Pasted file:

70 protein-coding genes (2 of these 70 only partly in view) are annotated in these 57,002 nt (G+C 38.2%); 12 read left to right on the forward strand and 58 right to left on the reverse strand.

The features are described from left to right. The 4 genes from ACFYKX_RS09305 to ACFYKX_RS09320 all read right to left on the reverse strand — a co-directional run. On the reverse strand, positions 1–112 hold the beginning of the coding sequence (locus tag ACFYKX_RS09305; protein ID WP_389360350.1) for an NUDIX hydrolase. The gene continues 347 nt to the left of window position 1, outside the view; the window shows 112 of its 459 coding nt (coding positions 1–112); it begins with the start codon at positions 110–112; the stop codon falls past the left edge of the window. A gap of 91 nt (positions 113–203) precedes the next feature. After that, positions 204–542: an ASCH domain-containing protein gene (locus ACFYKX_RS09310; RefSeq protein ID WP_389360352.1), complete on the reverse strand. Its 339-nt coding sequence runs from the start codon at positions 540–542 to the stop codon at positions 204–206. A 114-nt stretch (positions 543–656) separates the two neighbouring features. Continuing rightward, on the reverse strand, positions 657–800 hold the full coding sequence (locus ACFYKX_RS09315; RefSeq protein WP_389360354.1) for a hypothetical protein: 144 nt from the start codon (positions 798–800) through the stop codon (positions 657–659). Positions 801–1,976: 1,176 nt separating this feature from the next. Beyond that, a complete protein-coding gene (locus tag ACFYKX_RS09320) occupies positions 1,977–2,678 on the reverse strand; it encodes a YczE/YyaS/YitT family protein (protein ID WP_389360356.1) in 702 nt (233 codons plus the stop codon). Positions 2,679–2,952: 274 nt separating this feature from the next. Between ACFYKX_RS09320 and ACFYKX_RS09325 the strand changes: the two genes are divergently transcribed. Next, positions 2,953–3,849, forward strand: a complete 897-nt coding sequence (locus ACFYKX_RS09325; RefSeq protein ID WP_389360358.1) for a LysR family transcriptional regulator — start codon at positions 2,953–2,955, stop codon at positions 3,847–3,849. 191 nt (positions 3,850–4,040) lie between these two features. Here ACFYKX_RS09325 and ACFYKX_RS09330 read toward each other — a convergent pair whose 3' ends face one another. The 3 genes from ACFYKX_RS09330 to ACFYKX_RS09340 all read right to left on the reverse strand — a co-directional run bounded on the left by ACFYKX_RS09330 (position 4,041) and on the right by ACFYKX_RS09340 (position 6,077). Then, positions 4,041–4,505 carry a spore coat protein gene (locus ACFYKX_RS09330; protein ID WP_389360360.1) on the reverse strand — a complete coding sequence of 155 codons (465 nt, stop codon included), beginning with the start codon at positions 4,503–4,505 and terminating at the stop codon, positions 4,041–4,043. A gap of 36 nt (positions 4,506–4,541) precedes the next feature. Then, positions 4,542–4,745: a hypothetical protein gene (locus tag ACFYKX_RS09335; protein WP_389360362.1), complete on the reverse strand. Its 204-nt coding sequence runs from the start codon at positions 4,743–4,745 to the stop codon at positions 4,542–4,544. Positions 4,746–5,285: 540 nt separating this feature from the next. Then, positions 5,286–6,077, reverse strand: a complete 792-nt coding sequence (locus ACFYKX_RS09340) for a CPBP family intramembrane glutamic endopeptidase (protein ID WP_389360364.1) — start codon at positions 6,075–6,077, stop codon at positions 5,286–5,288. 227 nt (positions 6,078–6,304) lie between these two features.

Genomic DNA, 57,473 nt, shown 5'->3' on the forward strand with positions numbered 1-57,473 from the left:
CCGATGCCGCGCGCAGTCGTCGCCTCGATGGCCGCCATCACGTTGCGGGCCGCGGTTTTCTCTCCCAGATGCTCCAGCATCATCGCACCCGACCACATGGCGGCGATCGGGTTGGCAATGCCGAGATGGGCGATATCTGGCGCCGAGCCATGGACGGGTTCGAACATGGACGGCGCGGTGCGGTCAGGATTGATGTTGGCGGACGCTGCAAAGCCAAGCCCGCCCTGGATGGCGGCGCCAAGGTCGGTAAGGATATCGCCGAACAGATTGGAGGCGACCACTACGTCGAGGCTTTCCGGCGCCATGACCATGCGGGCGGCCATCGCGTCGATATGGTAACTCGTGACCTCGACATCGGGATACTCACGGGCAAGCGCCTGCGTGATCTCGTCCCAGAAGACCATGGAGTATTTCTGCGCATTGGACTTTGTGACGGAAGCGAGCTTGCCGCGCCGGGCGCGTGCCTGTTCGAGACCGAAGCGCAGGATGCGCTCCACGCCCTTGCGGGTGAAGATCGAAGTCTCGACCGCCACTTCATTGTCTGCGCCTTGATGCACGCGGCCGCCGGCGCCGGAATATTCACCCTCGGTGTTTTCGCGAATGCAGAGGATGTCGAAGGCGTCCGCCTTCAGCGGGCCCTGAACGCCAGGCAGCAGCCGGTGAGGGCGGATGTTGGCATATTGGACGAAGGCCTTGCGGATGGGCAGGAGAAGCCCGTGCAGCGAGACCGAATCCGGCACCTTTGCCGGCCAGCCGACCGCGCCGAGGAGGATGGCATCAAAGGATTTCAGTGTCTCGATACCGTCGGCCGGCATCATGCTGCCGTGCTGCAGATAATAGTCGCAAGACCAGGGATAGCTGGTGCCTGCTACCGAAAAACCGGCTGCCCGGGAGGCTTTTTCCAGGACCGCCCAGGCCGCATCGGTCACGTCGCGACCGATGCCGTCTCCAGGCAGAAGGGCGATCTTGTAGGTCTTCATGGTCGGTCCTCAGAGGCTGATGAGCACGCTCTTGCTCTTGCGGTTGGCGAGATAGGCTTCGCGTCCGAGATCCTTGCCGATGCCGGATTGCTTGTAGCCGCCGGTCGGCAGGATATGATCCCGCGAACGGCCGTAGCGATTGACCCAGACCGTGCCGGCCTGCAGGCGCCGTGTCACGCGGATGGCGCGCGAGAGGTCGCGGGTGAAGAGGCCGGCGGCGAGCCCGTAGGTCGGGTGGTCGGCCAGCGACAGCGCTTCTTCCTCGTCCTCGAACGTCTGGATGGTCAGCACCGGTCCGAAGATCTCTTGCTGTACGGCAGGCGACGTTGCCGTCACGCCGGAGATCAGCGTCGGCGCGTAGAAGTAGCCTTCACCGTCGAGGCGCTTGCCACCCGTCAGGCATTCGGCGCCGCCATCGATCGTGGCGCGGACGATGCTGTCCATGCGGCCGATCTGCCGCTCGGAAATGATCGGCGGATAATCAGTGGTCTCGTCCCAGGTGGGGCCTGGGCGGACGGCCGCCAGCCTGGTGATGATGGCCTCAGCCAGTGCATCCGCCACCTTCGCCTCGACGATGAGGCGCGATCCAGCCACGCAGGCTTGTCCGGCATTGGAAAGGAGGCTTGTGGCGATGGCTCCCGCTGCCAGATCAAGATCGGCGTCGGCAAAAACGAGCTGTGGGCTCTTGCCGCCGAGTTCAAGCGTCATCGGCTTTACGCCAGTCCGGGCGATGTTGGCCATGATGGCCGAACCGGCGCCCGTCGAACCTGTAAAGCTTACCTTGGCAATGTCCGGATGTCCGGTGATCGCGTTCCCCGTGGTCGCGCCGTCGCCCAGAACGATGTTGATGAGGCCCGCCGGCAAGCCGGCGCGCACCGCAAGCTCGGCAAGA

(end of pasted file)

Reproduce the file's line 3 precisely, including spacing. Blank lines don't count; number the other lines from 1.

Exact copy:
Genomic DNA, 57,473 nt, shown 5'->3' on the forward strand with positions numbered 1-57,473 from the left: